Salmon Seine

Maritime Injury Claims Against O’Hara Corporation

O’Hara Corporation owns a fleet of commercial vessels that fish and process fish in the Bering Sea. The maritime injury lawyers at Johnson Beard & Trueb represent seriously injured fish processors in claims under the Jones Act and maintenance and cure claims. Even the best fishing companies sometimes have serious injury accidents aboard their vessels. A moment’s negligence can result in an injury that ends a crewman’s fishing season and sometimes fishing career. Benefits for injured fish processors and commercial fisherman are governed by Federal Maritime law. A vessel owner like O’Hara Corporation, is required under maritime law to provide its crewmen with a safe place to work and a seaworthy vessel.

Vessels owned by O’Hara Corporation include the newly built ARAHO, which can carry over 50 crewmen. O’Hara also owns the Alaska fishing boats DEFENDER, ENTERPRISE, and CONSTELLATION. O’Hara also recently purchased the ALASKA SPIRIT from Fishing Company of Alaska (FCA). O’Hara’s fleet is based in Seattle, Washington, and its fleet of five vessels is one of the largest fleet of vessels working in the Bering Sea.

In almost all cases an injured crewman is entitled to the maritime benefits of maintenance and cure. Fault of a crewman does not reduce your benefits available for maintenance and cure. You have the right to choose your own doctor to treat your injuries. Your maintenance payments continue until you have reached a point of maximum medical improvement.

Under the Jones Act a crewman is entitled to receive fair compensation caused by his employer’s negligence. Under maritime law any negligent act or omission in the slightest that causes your injury may be the basis for a Jones Act claim. Pre-existing conditions aggravated by a shipboard injury are not barred by the Jones Act. Under the Jones Act the employer assumes the responsibility for the negligence of a crewman that causes injury to another crewman. Under the Jones Act when a crewman is injured as a result of negligence, the injured crewman may claim damages under the Jones Act for pain and suffering, disability, lost past and future wages, and future medical bills.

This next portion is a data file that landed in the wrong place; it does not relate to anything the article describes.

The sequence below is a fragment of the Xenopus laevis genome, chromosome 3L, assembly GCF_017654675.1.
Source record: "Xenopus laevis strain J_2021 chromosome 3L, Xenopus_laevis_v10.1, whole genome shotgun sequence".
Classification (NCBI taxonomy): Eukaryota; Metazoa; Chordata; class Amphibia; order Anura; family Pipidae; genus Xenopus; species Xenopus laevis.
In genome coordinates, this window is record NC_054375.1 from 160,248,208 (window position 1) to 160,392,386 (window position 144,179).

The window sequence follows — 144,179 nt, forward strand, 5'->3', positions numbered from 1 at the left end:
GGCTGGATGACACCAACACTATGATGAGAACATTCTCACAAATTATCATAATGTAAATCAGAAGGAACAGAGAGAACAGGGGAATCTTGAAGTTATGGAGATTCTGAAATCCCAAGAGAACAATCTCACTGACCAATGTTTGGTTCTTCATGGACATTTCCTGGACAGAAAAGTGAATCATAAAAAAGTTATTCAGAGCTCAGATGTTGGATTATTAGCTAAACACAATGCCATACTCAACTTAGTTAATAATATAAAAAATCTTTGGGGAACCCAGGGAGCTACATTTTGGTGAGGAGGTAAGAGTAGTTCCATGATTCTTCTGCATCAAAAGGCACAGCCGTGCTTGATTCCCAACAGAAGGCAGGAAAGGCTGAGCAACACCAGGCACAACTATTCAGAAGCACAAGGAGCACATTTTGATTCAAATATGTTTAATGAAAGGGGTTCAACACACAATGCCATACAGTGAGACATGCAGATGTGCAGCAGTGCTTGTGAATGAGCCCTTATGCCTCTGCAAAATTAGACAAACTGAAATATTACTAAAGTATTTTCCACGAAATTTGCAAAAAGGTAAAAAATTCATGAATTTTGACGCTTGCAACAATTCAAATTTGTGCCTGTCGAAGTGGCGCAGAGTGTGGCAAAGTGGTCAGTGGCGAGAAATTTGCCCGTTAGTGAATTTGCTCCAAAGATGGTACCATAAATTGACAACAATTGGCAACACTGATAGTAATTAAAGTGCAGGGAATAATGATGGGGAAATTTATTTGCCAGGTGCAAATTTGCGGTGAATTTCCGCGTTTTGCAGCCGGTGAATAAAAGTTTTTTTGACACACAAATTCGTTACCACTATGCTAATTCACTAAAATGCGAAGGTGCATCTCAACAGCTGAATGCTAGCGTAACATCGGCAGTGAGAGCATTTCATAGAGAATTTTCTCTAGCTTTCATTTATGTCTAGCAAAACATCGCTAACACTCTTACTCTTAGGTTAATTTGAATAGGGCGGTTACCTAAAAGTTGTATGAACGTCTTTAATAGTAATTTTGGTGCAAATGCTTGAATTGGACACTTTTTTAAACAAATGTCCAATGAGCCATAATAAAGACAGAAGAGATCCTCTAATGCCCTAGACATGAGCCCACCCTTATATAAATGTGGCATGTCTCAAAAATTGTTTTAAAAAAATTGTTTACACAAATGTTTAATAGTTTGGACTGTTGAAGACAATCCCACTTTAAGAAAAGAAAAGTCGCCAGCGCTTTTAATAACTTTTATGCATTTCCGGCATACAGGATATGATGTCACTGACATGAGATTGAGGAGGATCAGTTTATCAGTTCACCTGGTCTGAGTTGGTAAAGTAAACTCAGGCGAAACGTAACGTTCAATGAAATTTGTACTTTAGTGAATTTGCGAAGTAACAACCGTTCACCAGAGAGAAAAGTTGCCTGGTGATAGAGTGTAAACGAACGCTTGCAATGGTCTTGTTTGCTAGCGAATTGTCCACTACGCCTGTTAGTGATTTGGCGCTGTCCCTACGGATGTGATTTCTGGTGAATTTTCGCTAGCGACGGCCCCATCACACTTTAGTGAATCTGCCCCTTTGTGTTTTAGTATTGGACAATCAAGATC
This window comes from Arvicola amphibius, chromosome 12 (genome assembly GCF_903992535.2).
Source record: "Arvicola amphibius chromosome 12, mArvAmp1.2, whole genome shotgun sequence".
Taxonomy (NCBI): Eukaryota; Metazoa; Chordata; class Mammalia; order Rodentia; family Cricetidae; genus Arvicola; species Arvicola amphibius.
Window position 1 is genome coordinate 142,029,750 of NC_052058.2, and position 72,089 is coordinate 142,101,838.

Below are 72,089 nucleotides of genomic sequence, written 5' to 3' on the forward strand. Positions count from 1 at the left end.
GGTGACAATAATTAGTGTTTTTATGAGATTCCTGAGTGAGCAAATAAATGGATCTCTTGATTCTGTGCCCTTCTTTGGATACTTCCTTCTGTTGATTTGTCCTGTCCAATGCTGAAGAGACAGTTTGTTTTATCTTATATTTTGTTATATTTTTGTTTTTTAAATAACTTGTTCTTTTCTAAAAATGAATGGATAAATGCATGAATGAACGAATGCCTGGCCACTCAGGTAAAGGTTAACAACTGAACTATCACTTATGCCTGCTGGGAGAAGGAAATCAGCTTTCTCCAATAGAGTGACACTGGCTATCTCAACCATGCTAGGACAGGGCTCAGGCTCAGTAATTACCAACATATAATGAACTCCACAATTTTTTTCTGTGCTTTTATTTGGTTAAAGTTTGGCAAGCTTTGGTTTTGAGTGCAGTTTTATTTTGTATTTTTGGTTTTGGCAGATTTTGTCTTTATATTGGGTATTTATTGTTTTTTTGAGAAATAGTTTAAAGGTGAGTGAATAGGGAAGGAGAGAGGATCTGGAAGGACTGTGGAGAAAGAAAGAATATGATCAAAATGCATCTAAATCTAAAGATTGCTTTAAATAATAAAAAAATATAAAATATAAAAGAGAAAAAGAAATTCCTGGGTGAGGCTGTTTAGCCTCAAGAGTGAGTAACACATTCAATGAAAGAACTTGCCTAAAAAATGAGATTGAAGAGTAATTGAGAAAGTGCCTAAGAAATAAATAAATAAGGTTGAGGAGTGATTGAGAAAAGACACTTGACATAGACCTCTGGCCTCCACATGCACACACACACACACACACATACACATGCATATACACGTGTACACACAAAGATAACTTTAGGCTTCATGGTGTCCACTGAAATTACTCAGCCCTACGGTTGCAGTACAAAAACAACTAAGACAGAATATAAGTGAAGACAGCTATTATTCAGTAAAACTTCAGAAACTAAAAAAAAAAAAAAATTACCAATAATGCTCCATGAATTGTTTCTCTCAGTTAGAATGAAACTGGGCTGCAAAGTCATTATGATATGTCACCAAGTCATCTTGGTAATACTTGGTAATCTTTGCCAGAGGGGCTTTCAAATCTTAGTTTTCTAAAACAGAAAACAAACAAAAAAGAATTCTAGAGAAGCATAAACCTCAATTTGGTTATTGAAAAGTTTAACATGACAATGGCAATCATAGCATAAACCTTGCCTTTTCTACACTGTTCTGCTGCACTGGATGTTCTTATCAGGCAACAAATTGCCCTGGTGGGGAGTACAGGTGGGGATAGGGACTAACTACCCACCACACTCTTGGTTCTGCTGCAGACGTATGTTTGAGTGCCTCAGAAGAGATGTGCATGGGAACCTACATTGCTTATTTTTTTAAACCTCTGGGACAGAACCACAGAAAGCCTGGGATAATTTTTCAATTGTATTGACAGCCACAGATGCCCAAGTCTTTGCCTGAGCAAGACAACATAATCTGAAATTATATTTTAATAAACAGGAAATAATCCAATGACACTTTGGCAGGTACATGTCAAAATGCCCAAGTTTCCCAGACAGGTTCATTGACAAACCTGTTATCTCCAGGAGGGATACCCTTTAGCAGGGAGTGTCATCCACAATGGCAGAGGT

Don’t admit fault for an injury that was caused by the negligence or unseaworthiness of the vessel. Before making any statements, you should consult with an experienced maritime lawyer to learn about the responsibilities of your maritime employer to protect you from injury. Some of the duties an employer has includes the duty to: properly train and supervise you and your fellow crewmen; institute and enforce safety rules; provide proper equipment and tools to do the job; avoid dangerous and unsafe practices and procedures. Few accidents at sea cannot be prevented if proper safety procedures are followed. If your employer claims the accident is your fault – its time to consult an experienced Jones Act lawyer. Call Johnson Beard & Trueb, PC to discuss your rights to compensation under Federal Maritime Law. For a free initial consultation today call 907-277-0161 or toll free at 1-888-277-0661.